Hey folks, this recipe has been rebooted! Click here to view the updated, 2013 version of DIY: Brine Your Own Thanksgiving Turkey.
I picked up our turkey on Sunday and we brined Tuesday night.
Things to know:
Turkey = 17 lbs.
Total brine time = roughly 36 hours
I used many different sources to inspire our brine recipe. Ultimately, this one is my own.
Domestocrat’s Thanksgiving Turkey Brine
2 cups kosher salt, divided
1/2 gallon apple cider
3/4 gallon water
1/2 cup maple syrup
2 tbsp. black peppercorns
As many fresh springs of rosemary, sage, thyme you can get – we used a very handy “poultry mix” from Whole Foods
First things first, get the turkey in a brining bag. It’s worth a note here that these are one time use bags.
About 45 minutes prior to brining, boil about 2 cups of water and 1 cup of the salt over high heat until the salt has dissolved. Let the mixture cool completely before you brine.
When the salt water has cooled, add that to your brining bag first.
Next add the other cup of salt, peppercorns, and herbs.
Add in the orange, lemon, and maple syrup.
Finally, pour in the apple cider and water. Give the bag a good seal, pressing as much air out as possible.
Pick a spacious spot in your fridge, line with a towel, and rotate the brining bird every 12 hours or so.
I packed up our brining bag in our food grade bucket in case of any spills on the drive to New Jersey:
The bird made the trip to Jersey like a champ. No spills, nothing to worry about actually.
At about 8AM on Thanksgiving morning we took the turkey out of the fridge,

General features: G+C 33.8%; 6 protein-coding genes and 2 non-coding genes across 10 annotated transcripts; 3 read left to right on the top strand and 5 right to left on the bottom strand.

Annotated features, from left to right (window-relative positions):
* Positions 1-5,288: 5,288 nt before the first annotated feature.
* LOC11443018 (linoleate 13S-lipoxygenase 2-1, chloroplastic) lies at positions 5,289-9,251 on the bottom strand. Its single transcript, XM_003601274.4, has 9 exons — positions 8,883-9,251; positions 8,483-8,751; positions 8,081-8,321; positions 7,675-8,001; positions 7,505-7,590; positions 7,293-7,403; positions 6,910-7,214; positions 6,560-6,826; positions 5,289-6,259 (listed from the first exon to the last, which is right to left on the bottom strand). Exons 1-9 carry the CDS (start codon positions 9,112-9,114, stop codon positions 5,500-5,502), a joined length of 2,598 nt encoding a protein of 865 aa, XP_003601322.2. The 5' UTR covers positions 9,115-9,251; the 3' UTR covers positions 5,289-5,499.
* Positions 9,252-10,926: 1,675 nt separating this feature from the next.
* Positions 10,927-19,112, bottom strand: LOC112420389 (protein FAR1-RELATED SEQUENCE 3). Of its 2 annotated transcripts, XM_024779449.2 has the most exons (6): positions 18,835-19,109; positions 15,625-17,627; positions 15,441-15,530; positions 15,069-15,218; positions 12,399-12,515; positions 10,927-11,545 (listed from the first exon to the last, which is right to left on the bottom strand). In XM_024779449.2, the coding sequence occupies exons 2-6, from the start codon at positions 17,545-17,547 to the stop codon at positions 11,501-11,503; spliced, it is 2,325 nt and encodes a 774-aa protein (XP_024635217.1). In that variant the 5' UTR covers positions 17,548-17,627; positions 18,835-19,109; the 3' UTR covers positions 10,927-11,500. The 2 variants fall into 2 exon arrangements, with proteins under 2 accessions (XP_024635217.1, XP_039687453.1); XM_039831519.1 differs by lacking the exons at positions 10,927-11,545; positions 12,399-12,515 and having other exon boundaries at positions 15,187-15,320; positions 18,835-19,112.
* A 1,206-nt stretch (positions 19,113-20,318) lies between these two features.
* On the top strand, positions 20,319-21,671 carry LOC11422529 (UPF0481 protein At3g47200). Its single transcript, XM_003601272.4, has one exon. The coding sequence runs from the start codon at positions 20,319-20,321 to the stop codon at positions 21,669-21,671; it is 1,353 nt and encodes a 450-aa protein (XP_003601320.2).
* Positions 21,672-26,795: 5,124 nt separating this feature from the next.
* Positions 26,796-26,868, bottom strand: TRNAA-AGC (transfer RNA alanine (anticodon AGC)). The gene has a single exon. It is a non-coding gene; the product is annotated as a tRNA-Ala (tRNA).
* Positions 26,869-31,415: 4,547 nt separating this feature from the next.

drained the brine,
loaded the bird into a roasting pan and rack, and let it rest at room temperature for about an hour.
Preheat the oven to 400 degrees while you prep the bird for cooking. We stuffed the cavity with an onion, orange, lemon, and two apples. We also rubbed butter and thyme up under the skin.
Roast the turkey on 400 degrees for the first hour. Then lower the heat to 350 degrees for the remainder of the cooking time. All told, our turkey took a little over 5 hours. The most important thing is that your meat thermometer (yes, you have to have one of these! don’t use the little plastic pop-up thingy!) reads 170 degrees. (The USDA says 165 is good, I think 170 is better, especially for dark meat.)
Our bird came out browned to perfection!
The turkey was flavorful, tender, but most of MOIST! It was the moistest turkey I have ever had. We still have leftovers (over a week later) and even they are still moist. Amazing.
Hands down, we’ll always brine! It’s extremely simple and not much more fuss than roasting a turkey the regular way. Plus the flavor and moisture is beyond better.